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I am looking for an answer to a question I received during a test on PM theory:

Generally, as the project proceeds, complexities involved in project planning and re-planning

  1. increase
  2. decrease
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2 Answers 2

For the real world picture, see David's answer.

However, if we look at it strictly in terms of planning and re-planning, all other things remaining the same, I guess the complexity should decrease on the basis that as the project progresses more and more work is done, more and more tasks are completed, and there are fewer and fewer outstanding decisions to be made and tasks to be re-planned.

The problem is, as David so eloquently narrates, the outstanding task list rarely reduces through the life of the project and tends to increase until it reached a local maximum. Then, as long as scope does not change, it will decrease until delivery when there is, theoretically, no more left to deliver.

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There's a PM theory that suggests one of these two options is always correct for every project, every industry, all the time or even generally? There's not a third option that says, 'it depends'??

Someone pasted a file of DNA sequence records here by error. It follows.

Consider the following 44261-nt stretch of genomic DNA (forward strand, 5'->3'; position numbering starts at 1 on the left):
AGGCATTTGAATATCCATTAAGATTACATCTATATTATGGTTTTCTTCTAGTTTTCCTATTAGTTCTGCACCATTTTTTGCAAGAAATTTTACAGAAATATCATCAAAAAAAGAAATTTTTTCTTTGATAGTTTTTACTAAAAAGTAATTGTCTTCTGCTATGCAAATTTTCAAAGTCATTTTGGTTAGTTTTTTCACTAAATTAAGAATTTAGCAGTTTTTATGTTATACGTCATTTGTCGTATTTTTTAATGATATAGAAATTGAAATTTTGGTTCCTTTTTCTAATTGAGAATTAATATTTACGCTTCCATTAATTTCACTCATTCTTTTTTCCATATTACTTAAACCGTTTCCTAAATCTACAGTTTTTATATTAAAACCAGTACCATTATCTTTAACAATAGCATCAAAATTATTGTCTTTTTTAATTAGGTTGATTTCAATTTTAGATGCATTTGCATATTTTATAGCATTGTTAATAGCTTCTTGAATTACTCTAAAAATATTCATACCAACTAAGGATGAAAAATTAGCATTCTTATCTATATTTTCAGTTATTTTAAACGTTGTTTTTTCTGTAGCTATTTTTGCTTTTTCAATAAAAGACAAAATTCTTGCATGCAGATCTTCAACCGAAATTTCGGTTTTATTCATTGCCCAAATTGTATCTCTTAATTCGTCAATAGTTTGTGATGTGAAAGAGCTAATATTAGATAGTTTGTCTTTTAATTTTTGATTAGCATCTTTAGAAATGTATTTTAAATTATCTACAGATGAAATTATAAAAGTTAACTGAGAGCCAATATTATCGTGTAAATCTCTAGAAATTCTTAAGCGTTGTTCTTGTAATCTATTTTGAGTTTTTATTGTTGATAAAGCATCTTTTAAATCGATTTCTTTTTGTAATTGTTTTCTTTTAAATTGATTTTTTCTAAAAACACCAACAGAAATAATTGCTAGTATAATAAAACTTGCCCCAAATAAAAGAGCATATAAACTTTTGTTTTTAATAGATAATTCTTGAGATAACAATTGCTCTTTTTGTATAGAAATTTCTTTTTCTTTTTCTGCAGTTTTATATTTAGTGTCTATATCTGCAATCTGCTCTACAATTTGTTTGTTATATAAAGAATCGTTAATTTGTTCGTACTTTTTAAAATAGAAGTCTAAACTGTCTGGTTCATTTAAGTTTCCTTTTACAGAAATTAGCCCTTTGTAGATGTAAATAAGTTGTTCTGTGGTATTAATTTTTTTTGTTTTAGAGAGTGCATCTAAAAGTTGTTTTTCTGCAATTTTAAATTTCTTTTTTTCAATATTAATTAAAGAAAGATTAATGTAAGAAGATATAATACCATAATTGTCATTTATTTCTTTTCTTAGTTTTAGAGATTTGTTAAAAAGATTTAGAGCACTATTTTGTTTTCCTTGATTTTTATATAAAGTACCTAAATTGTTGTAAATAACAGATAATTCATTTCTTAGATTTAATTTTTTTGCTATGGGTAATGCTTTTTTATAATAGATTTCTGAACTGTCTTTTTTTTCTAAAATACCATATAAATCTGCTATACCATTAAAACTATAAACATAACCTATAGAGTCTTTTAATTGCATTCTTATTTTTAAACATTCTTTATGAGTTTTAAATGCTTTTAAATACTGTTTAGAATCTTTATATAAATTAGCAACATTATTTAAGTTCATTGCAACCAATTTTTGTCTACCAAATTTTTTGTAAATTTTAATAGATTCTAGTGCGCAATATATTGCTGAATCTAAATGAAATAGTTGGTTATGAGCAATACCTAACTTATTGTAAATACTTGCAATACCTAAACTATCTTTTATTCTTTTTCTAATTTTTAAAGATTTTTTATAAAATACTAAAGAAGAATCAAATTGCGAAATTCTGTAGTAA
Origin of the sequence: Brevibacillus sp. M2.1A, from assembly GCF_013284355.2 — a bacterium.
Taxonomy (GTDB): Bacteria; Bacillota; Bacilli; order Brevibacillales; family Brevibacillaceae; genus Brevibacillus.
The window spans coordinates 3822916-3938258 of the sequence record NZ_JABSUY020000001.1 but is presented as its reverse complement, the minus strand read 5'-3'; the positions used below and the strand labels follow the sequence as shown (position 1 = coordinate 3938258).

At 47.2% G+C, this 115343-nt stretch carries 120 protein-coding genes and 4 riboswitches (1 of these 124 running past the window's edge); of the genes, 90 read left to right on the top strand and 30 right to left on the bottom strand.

As projects progress, you learn new things, discover errors in your original planning, pull out additional requirements or change requirements as time goes on, so from that point of view you have more clarity which ought to driving planning complexity down. However, you may also have a ton of poor variances to overcome, money running out, losing critical resources you cannot replace easily, discovered a host of threats no one saw previously, coping with a very upset customer who is ready to fire you, and on and on. Real life project factors can grow the complexity of planning and replanning.

I would argue there is no general rule on this and to have one, teach one, is a grave error.

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